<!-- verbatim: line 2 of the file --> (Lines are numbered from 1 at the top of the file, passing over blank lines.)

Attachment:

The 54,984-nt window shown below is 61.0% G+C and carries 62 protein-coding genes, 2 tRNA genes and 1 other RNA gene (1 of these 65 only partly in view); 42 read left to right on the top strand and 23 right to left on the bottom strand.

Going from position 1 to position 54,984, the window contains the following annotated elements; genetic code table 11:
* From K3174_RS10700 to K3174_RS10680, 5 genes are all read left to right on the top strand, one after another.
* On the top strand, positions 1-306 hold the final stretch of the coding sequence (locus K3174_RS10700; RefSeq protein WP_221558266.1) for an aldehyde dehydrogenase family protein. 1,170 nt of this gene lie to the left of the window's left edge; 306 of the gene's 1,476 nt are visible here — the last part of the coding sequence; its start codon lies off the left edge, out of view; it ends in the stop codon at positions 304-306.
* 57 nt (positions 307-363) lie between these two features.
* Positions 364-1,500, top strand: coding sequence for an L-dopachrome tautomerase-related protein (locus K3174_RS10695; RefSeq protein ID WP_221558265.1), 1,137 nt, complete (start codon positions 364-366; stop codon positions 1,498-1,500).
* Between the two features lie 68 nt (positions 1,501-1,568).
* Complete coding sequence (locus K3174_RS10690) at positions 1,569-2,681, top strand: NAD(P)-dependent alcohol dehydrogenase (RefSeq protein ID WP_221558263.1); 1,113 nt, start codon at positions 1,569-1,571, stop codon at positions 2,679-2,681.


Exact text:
Going from position 1 to position 54,984, the window contains the following annotated elements; genetic code table 11: